USA vs. Ghana: Africa best turn up the heat on US World Cup soccer

Not since the USA made it to the semifinals of the inaugural World Cup in 1930 has it had such a clear chance to return. But in Ghana, the US faces a team with organization and collective grit.

Rebecca Blackwell/AP
US national soccer team players jog during a training session in Mogwase, South Africa Friday. The US team plays their Round of 16 World Cup match against Ghana Saturday.

Yanks may have difficulty not salivating before Saturday’s USA vs. Ghana World Cup match.

Not since the USA made it to the semifinals of the inaugural World Cup in 1930 has it had such a clear chance to return.

Standing between the USA and what would inarguably be the greatest accomplishment in the nation’s soccer history are Ghana and then the winner of Saturday morning’s Uruguay vs. South Korea.

Each of those teams can surely beat the United States. Yet none of them, it must be noted, is named Brazil, Spain, Argentina, Germany, England, or the Netherlands.

IN PICTURES: Top 12 Goals of the Second Week

IN PICTURES: Top 10 Goals of the First Week

In many ways, they are essentially more of the same, as though the USA were simply turning up their degree of difficulty like a volume dial, one notch at a time.

As Algeria presented many of the same challenges as Slovenia (only more so), Ghana will be a sort of Algeria 2.0. All those things at which Algeria excelled – athleticism, strength, speed, defensive discipline – Ghana does even better.

Then, most likely waiting in the wings will be Uruguay, perhaps this tournament’s king of the whole-is-greater-than-the-sum-of-its-parts soccer – a team on the edge of elite yet so far still pressing its nose against the shop window of soccer greatness.

Ghana, like the USA, remains a step below that but hopeful that Saturday’s game can vault it into a new soccer sphere. The most succinct way to summarize the Black Stars would be this: 1-0. They don’t score much, and they aren’t scored upon much.

They resemble nothing so much as 11 men clenched into an iron fist. In a World Cup that has seen the other top African sides drop out through a lack of organization and collective grit, Ghana has advanced precisely because it has those qualities in abundance.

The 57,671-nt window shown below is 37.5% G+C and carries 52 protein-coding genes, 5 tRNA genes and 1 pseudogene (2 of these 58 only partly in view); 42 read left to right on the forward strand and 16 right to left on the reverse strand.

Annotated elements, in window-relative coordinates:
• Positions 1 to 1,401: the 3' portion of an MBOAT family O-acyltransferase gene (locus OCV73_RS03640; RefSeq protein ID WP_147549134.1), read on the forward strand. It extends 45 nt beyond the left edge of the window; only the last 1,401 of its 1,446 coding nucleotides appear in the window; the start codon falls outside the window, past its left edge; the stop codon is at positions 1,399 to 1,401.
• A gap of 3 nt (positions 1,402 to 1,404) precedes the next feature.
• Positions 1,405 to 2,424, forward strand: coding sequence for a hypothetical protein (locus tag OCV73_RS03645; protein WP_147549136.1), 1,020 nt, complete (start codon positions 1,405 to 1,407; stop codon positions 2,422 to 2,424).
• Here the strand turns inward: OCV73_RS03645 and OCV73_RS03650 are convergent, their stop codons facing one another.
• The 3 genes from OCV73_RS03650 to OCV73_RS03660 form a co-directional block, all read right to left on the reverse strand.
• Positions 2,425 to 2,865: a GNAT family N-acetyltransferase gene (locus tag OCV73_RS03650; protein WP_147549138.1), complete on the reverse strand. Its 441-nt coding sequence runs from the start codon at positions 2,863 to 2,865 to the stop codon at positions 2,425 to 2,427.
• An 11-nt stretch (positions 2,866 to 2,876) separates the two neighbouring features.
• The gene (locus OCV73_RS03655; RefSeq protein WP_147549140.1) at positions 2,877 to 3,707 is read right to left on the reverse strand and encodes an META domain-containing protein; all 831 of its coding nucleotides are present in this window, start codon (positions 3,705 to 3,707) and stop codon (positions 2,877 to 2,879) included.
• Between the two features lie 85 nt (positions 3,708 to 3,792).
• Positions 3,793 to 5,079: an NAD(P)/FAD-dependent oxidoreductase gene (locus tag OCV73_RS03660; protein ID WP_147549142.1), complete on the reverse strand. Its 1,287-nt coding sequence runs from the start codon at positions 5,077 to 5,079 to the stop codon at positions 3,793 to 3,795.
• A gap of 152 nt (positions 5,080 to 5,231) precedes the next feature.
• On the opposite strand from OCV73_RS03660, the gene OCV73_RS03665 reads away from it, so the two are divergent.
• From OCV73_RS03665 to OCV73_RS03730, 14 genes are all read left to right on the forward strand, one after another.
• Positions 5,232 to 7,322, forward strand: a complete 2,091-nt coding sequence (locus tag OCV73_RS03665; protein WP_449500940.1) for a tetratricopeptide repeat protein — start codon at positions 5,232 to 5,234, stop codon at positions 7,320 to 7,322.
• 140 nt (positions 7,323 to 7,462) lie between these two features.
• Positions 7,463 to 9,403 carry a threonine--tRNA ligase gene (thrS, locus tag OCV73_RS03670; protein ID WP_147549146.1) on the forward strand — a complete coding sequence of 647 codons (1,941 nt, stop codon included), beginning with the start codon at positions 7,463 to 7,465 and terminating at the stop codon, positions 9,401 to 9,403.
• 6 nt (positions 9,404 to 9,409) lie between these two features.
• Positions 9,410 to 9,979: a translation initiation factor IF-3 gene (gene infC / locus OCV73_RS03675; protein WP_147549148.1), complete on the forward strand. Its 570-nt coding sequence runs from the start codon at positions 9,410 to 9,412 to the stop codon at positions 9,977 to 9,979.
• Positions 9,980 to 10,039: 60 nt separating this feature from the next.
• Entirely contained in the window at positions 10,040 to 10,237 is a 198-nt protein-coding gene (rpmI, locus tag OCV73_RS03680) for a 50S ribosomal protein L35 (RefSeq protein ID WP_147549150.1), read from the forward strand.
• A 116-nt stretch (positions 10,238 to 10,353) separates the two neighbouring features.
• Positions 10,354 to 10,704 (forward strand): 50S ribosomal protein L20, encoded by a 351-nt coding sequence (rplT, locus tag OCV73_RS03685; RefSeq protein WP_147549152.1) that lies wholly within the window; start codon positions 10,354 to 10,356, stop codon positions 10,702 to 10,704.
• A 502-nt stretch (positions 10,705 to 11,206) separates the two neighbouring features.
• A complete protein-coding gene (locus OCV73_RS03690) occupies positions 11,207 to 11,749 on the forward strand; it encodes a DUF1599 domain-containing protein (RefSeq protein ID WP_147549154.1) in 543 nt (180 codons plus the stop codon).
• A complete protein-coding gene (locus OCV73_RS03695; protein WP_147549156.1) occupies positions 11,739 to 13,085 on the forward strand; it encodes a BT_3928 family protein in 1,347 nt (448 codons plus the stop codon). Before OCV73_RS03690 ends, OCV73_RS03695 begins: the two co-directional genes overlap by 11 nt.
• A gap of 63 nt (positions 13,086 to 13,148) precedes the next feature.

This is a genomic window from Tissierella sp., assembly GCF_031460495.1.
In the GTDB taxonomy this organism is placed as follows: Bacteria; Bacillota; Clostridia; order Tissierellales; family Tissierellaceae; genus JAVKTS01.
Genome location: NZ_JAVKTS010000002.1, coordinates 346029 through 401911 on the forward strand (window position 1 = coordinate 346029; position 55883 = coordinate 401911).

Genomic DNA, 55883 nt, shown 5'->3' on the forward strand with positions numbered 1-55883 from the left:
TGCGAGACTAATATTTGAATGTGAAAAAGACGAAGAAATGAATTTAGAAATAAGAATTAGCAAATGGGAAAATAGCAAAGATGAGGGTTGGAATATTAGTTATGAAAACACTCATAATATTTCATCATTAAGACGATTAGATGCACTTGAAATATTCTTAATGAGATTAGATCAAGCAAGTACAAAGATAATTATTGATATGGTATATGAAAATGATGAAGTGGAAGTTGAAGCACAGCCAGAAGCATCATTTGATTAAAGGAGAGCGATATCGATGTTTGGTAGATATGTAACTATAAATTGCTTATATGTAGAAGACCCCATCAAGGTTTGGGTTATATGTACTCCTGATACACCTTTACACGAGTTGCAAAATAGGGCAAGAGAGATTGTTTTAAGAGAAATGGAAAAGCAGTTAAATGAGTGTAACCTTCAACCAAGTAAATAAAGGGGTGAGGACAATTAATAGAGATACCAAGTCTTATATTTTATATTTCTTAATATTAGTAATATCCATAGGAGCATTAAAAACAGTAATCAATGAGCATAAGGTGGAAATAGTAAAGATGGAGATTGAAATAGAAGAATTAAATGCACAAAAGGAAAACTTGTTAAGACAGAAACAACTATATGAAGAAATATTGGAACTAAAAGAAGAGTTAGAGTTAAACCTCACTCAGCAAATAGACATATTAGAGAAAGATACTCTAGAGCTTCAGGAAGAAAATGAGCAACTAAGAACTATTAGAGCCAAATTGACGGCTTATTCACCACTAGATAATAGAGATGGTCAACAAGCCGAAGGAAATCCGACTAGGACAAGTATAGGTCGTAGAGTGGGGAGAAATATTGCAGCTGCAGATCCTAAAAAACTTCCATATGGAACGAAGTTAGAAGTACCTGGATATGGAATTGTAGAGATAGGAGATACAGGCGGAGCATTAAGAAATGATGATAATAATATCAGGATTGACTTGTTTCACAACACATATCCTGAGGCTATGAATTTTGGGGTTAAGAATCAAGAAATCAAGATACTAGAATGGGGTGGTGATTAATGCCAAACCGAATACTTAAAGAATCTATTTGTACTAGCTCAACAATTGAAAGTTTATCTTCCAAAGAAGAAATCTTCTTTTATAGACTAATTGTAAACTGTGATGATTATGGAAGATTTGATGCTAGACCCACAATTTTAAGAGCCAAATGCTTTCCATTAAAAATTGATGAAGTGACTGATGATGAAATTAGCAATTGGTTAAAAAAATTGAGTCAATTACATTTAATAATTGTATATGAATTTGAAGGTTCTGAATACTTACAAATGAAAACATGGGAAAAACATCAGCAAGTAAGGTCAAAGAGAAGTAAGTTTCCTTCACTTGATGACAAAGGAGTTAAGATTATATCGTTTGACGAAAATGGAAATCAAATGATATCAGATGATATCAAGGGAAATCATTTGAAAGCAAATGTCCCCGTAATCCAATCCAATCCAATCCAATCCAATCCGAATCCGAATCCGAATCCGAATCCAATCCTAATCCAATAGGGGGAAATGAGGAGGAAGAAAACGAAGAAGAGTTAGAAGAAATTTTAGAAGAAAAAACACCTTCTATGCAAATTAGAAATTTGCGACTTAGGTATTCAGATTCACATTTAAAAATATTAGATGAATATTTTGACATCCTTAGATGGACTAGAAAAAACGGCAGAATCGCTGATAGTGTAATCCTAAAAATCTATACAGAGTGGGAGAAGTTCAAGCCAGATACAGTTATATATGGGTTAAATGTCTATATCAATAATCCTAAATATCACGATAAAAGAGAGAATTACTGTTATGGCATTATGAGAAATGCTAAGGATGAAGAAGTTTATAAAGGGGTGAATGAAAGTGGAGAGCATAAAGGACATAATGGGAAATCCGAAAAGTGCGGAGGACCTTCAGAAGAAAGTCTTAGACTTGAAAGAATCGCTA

In some respects, they are Africa’s anti-Africa team, sacrificing style and verve to the cause of cohesiveness and efficiency. In the first round of the World Cup, they conceded two goals in three games – one of them a spectacular German strike from 25 yards out.

Marshaled by two John Mensahs in the center of defense, they stay compact and refuse to let other teams draw them out of position.

The key to unlocking the Ghanaian strait-jacket is similar to the one needed for Algeria: Strong wide play from the USA wing backs to pull defenders out of the center and allow more space for America’s most impressive performer at this World Cup – Michael Bradley – to dominate the midfield.

Offensively, Ghana are still waiting to score their first World Cup 2010 goal from open play. Their two goals in the group stage were both penalty kicks won from handballs in the box.

This is not to say that the game will be as exciting as watching the Fort Knox security cam for 90 minutes. Ghana, at times, can be breathtaking. They are big, strong boys whose physical presence radiates through their soccer.

What they too often lack is that final touch of quality that turns effort and raw skill into the artistry of a well-taken goal. Yet they can often threaten it.

Their greatest danger to the USA is the USA itself, in some ways. Playing with heart and urgency, the USA has been able to twice pull back results after conceding the first goal.

Against Ghana, however, they might need to call in US Army Rangers to blast a way through if they go one-nil down.

Against Ghana, a 1-0 deficit even in the 10th minute could be as much the end of the game as the beginning.

IN PICTURES: Top 2010 World Cup controversies and 10 World Cup players to watch

World Cup 101:

of 5 stories this month > Get unlimited stories
You've read 5 of 5 free stories

Only $1 for your first month.

Get unlimited Monitor journalism.